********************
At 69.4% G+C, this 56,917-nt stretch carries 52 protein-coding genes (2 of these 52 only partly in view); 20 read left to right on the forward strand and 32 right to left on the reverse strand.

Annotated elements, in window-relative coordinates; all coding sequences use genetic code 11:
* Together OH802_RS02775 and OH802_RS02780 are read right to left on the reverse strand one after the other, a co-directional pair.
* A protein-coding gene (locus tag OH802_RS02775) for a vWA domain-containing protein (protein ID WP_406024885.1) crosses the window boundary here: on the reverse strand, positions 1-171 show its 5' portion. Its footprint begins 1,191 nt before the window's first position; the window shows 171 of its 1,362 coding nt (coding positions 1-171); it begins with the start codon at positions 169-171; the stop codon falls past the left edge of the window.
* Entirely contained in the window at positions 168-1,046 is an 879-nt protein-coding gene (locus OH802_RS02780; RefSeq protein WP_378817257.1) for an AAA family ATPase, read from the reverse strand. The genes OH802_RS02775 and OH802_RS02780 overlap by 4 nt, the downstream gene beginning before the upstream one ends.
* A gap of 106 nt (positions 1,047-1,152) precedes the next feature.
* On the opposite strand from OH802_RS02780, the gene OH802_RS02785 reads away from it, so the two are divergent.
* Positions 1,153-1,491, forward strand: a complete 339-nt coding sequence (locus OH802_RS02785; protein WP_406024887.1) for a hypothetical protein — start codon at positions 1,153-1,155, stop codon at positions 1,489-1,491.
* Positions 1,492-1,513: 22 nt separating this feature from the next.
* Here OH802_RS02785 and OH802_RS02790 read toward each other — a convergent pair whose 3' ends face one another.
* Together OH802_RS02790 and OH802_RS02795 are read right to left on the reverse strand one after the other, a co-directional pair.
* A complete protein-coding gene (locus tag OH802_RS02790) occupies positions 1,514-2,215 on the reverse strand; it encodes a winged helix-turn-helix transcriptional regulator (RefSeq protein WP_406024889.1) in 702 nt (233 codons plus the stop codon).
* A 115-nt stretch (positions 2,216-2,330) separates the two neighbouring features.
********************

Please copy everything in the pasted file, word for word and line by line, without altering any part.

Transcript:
At 69.4% G+C, this 56,917-nt stretch carries 52 protein-coding genes (2 of these 52 only partly in view); 20 read left to right on the forward strand and 32 right to left on the reverse strand.

Annotated elements, in window-relative coordinates; all coding sequences use genetic code 11:
* Together OH802_RS02775 and OH802_RS02780 are read right to left on the reverse strand one after the other, a co-directional pair.
* A protein-coding gene (locus tag OH802_RS02775) for a vWA domain-containing protein (protein ID WP_406024885.1) crosses the window boundary here: on the reverse strand, positions 1-171 show its 5' portion. Its footprint begins 1,191 nt before the window's first position; the window shows 171 of its 1,362 coding nt (coding positions 1-171); it begins with the start codon at positions 169-171; the stop codon falls past the left edge of the window.
* Entirely contained in the window at positions 168-1,046 is an 879-nt protein-coding gene (locus OH802_RS02780; RefSeq protein WP_378817257.1) for an AAA family ATPase, read from the reverse strand. The genes OH802_RS02775 and OH802_RS02780 overlap by 4 nt, the downstream gene beginning before the upstream one ends.
* A gap of 106 nt (positions 1,047-1,152) precedes the next feature.
* On the opposite strand from OH802_RS02780, the gene OH802_RS02785 reads away from it, so the two are divergent.
* Positions 1,153-1,491, forward strand: a complete 339-nt coding sequence (locus OH802_RS02785; protein WP_406024887.1) for a hypothetical protein — start codon at positions 1,153-1,155, stop codon at positions 1,489-1,491.
* Positions 1,492-1,513: 22 nt separating this feature from the next.
* Here OH802_RS02785 and OH802_RS02790 read toward each other — a convergent pair whose 3' ends face one another.
* Together OH802_RS02790 and OH802_RS02795 are read right to left on the reverse strand one after the other, a co-directional pair.
* A complete protein-coding gene (locus tag OH802_RS02790) occupies positions 1,514-2,215 on the reverse strand; it encodes a winged helix-turn-helix transcriptional regulator (RefSeq protein WP_406024889.1) in 702 nt (233 codons plus the stop codon).
* A 115-nt stretch (positions 2,216-2,330) separates the two neighbouring features.